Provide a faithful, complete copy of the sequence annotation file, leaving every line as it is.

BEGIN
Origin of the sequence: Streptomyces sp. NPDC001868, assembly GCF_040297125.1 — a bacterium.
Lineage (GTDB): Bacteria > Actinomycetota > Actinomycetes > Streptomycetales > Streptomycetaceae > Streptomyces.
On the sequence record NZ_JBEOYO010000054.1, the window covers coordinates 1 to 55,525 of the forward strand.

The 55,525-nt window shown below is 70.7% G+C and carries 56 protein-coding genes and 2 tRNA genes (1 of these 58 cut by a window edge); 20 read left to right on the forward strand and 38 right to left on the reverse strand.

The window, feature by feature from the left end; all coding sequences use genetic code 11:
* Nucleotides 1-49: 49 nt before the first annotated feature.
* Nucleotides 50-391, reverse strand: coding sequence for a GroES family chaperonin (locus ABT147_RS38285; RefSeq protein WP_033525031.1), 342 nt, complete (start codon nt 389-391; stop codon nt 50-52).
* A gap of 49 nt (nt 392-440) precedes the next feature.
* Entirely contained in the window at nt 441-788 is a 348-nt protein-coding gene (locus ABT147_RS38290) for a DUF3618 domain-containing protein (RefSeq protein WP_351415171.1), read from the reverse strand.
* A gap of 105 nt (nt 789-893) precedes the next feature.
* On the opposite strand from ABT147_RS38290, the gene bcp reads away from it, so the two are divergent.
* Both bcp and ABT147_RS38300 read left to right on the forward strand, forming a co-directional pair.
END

Origin of the sequence: Streptomyces sp. NPDC001868, assembly GCF_040297125.1 — a bacterium.
Lineage (GTDB): Bacteria > Actinomycetota > Actinomycetes > Streptomycetales > Streptomycetaceae > Streptomyces.
On the sequence record NZ_JBEOYO010000054.1, the window covers coordinates 1 to 55,525 of the forward strand.

The 55,525-nt window shown below is 70.7% G+C and carries 56 protein-coding genes and 2 tRNA genes (1 of these 58 cut by a window edge); 20 read left to right on the forward strand and 38 right to left on the reverse strand.

The window, feature by feature from the left end; all coding sequences use genetic code 11:
* Nucleotides 1-49: 49 nt before the first annotated feature.
* Nucleotides 50-391, reverse strand: coding sequence for a GroES family chaperonin (locus ABT147_RS38285; RefSeq protein WP_033525031.1), 342 nt, complete (start codon nt 389-391; stop codon nt 50-52).
* A gap of 49 nt (nt 392-440) precedes the next feature.
* Entirely contained in the window at nt 441-788 is a 348-nt protein-coding gene (locus ABT147_RS38290) for a DUF3618 domain-containing protein (RefSeq protein WP_351415171.1), read from the reverse strand.
* A gap of 105 nt (nt 789-893) precedes the next feature.
* On the opposite strand from ABT147_RS38290, the gene bcp reads away from it, so the two are divergent.
* Both bcp and ABT147_RS38300 read left to right on the forward strand, forming a co-directional pair.